Tuesday, February 5, 2013

Biology Rewriting History

The mitochondria; primary function being producing ATP energy for the cell.  The mitochondria contains circular DNA which is only passed down from the mother.
In the news this past week I have come across two instances where biology has recently rewrote history.  The first and most publicized story has to do with the discovery of Great Britian's King Richard III  (Click for news story here).  Scientists, through the use of forensic skeletal evidence were able to show the skeleton in question had similar features to what history tells us about the king.  The final and most absolute evidence came in the form of mitochondrial DNA.  The mitochondria is an organelle within cells that produces ATP energy for running the cell.  The mitochondria contains a relatively small amount of DNA that is circular in shape.  This DNA is unique in that it is independent from DNA contained within the nucleus of the cell and that it is only passed down from the mother and not the father.  DNA in the nucleus is a combination of half coming from the father and half from the mother, so the offspring is a unique combination of DNA from both parents.  With DNA of the nucleus, every individual person has a unique combination of DNA, except in the case of identical twins which have identical DNA.  In mitochondrial DNA, all offspring have identical DNA to their mother, even if they have different fathers.  In the case of King Richard III, a direct match of mitochondrial DNA was found between the skeleton in question and a present day descendant of King Richard III's sister.  So to break this down, King Richard and his sister would have had identical mitochondrial DNA because they had the same mother.  Identical DNA would have then been passed down through the maternal side of all of King Richard's sisters descendants.  To find a direct match in mitochondrial DNA is undeniable evidence that two people are directly related to each other and that the skeleton must be King Richard III.

The second and far less publicized story has to do the Mary Ingalls, the sister of Laura Ingalls Wilder wrote the "Little House on the Prairie" books.  The question being asked about Mary Ingalls in this investigation was why really did Mary go blind (Click for news story here) .  In the books, Laura claims that Mary went blind as a result of scarlet fever.  With modern medicine we know that scarlet fever rarely causes blindness and if it does the blindness is only temporary.  So the idea that scarlet fever cause blindness is only a myth from the past.  A medical doctor examining this went through the many letters and writings of Laura Ingalls-Wilder in order to find what illness may have actually caused Mary's blindness.  In the letters, the doctor came across what appears to be Mary having spinal meningitis, which causes swelling of the central nervous system.  This swelling could have easily caused damage to the optic nerves and therefore causing blindness.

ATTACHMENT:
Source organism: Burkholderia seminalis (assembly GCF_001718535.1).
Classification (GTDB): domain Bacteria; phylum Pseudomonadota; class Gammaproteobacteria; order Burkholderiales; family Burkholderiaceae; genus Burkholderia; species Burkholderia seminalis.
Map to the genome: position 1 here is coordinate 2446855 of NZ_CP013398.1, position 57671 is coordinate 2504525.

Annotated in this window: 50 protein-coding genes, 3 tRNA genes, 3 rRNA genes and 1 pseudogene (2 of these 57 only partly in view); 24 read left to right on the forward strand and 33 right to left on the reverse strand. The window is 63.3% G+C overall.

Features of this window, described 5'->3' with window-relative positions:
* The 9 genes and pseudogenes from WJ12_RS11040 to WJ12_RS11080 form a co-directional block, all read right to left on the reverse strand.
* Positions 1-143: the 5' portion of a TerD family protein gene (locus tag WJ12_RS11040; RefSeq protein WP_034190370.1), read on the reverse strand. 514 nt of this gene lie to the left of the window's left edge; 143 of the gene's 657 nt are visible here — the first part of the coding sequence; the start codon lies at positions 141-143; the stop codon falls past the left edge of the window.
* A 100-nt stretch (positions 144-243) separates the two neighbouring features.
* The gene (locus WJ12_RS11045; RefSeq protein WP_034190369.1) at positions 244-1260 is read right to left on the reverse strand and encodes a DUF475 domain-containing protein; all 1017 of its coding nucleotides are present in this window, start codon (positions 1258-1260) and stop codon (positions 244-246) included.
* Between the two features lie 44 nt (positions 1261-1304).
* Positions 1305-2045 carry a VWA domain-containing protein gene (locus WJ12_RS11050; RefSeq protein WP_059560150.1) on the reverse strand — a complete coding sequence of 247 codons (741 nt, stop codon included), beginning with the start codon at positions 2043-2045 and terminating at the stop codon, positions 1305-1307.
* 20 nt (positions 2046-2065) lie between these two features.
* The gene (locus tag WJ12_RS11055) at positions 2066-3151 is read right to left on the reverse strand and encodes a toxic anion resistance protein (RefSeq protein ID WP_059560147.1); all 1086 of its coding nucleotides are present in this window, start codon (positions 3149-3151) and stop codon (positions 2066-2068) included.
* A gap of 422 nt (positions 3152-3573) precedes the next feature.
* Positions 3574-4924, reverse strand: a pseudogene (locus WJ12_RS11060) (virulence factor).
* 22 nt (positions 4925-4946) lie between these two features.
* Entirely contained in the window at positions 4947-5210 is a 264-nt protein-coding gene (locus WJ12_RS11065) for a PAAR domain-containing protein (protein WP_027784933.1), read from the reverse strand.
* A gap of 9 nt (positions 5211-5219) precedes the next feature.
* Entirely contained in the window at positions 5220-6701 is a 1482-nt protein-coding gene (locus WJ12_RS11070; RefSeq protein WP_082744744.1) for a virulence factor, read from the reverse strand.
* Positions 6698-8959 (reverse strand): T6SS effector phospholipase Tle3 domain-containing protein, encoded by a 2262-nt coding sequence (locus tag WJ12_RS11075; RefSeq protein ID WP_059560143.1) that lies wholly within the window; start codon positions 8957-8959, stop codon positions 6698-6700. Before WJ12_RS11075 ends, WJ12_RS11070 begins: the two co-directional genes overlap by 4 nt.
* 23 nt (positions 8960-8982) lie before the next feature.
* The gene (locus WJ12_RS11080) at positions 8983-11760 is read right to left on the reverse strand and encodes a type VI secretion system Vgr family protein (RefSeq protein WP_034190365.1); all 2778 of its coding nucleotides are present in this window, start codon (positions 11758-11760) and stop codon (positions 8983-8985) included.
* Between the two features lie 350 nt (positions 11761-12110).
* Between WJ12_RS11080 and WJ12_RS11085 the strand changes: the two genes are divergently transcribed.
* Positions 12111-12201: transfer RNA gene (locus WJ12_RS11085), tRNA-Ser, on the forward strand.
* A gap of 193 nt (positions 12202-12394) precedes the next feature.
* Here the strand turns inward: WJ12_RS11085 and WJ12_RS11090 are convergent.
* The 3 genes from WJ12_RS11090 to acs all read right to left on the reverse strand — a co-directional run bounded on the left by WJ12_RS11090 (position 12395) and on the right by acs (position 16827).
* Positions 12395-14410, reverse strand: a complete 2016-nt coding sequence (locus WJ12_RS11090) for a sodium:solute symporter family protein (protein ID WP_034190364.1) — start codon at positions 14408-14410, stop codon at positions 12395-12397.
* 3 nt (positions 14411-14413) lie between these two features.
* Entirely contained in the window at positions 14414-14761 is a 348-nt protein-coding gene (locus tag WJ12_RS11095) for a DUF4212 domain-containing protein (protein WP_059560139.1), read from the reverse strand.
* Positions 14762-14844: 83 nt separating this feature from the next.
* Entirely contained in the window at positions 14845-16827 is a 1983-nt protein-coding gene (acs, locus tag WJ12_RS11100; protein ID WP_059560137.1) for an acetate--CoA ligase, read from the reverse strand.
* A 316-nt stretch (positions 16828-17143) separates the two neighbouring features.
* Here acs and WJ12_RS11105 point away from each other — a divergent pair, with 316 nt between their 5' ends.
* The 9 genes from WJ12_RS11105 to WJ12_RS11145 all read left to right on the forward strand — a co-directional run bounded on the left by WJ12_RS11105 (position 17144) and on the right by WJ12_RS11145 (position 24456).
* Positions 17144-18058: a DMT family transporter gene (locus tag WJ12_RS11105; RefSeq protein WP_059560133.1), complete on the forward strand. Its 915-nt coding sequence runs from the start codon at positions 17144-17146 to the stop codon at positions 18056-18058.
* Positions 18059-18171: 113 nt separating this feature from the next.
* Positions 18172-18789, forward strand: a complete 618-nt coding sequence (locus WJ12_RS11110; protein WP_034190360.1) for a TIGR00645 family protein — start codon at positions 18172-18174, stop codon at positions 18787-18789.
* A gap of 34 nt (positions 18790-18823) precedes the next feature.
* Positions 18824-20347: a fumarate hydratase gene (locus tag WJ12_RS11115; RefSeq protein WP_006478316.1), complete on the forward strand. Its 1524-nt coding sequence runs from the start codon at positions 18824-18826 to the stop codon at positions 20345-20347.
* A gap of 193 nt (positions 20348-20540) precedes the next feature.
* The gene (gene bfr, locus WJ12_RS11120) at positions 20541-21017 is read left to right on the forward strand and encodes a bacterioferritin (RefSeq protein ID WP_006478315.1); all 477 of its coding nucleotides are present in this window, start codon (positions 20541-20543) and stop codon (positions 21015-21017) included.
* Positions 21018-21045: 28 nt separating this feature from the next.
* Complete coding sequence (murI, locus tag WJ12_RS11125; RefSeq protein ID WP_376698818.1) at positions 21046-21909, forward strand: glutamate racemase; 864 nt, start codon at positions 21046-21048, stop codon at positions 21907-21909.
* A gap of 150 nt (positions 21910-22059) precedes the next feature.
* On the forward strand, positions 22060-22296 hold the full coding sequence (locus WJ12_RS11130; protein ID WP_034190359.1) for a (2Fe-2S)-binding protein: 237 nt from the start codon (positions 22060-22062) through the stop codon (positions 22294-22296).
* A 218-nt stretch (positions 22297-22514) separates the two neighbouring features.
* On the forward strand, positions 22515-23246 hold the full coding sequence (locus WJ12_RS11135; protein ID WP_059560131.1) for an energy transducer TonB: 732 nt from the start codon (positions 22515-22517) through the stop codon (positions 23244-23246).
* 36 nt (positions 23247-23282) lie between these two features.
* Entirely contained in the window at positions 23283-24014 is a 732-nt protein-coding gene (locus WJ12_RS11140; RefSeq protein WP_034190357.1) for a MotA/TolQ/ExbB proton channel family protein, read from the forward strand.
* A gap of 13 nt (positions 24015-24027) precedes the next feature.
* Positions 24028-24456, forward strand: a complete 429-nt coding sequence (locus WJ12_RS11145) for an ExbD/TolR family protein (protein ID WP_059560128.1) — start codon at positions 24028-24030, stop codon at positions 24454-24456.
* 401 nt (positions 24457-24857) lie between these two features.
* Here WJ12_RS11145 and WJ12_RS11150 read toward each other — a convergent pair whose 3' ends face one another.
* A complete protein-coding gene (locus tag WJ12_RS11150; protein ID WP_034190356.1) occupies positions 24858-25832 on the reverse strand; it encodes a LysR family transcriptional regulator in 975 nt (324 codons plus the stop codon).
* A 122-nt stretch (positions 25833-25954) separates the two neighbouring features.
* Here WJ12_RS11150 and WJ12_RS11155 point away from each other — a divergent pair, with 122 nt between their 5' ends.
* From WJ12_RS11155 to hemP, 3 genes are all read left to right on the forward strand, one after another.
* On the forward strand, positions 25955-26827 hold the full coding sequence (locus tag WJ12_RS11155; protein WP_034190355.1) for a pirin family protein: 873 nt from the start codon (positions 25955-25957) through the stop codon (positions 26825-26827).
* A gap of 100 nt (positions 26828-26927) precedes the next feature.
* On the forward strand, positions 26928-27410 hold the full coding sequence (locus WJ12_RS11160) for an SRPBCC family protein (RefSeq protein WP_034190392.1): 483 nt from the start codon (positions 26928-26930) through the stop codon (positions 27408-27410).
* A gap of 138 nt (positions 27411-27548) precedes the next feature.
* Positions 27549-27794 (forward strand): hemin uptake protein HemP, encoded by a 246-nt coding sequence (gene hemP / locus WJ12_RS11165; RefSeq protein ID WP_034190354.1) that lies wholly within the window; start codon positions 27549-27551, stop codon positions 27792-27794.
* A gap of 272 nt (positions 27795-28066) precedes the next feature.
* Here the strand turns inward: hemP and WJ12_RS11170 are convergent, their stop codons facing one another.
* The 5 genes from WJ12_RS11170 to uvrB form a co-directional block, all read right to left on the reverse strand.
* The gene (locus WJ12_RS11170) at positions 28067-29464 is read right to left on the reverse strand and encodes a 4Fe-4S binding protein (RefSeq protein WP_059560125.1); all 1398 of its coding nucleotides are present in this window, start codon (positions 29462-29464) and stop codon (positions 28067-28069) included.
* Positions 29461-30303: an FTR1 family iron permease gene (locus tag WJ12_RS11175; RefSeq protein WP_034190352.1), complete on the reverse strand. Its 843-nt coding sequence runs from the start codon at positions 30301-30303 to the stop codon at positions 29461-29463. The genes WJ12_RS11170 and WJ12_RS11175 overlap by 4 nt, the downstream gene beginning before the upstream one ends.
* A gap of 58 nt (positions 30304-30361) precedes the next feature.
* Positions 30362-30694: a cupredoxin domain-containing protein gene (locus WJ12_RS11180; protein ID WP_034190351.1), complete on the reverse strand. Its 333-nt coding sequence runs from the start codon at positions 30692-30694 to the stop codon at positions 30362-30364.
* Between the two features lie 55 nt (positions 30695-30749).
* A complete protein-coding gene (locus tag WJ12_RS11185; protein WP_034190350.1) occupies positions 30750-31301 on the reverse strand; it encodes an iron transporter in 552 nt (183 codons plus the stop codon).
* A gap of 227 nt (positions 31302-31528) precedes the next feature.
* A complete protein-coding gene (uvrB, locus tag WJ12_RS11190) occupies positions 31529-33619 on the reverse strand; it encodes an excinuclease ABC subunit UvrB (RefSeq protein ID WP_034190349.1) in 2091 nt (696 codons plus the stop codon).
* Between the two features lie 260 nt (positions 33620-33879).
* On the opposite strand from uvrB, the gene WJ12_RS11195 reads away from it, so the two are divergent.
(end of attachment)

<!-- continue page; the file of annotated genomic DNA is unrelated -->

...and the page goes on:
Friday, February 1, 2013

Legumes: Self Fertilizing Plants

The green stem of the legume palo verde tree in the Sonoran Desert.
Determining how to fertilize a plant can be quite the difficulty.  You may have heard that most people over water their plants, but it is also true that most people over fertilize their plants.  Certain plants however never need to be fertilized simply because they have "figured" out a way to fertilize themselves.  Bean plants, also called legumes, form a symbiotic relationship with a bacterium known as rhizobium.  The air we breath is about 70 percent nitrogen, an essential nutrient for plant fertilization.  Atmospheric nitrogen however cannot be used by plants, it must be converted into a different form called ammonium.  Rhizobium bacteria has the ability to take nitrogen gas and convert it into ammonium.  This changing of nitrogen gas into ammonium is known as nitrogen fixation. 

Using legumes in the garden can be quite a useful way to fertilize your plants naturally.  Farmers in the Midwest will often alternate between corn and soybeans, taking advantage of the fact that soybeans naturally replenish the soil with nitrogen fertilizer that the corn can use.  In deserts, which have soils that are naturally deficient in nitrogen, plants must either be adapted to living in soils with low nutrients or have the ability to fix their own nitrogen.  For this reason, legumes are extremely common in desert ecosystems.  Legumes are not just your typical bean plant, they also grow into bushes and trees.  In the Sonoran Desert palo verdes, mesquites, ironwoods, and acacias are all small legume trees that form bean-like pods.  Typically, these legume trees will form islands of soil under their canopy that are rich in nutrients compared to soils beyond the canopy.  Because of the slightly richer soil many smaller plants will often be growing in this micro-environment. 
The darker growths on these plant roots are tumors infected with rhizobium bacteria.
Legumes and Rhizobium bacteria form their association with each other in the soil-root environment.  Rhizobium are naturally occurring soil bacteria but don't really do much if they haven't infected a legume.  When bean seeds germinate and begin to grow, rhizobium already present in the soil infects the new plants roots.  Points of rhizobium infection in the roots form into tumorous-like growths which are like little nitrogen fixing factories.  Typically we think of tumors as unhealthy but be assured, this type of plant tumor is very healthy and beneficial to not only the infected plant but also to the entire environment.  Legume plants that for some reason are not infected become extremely anemic with stunted growth and yellow coloration.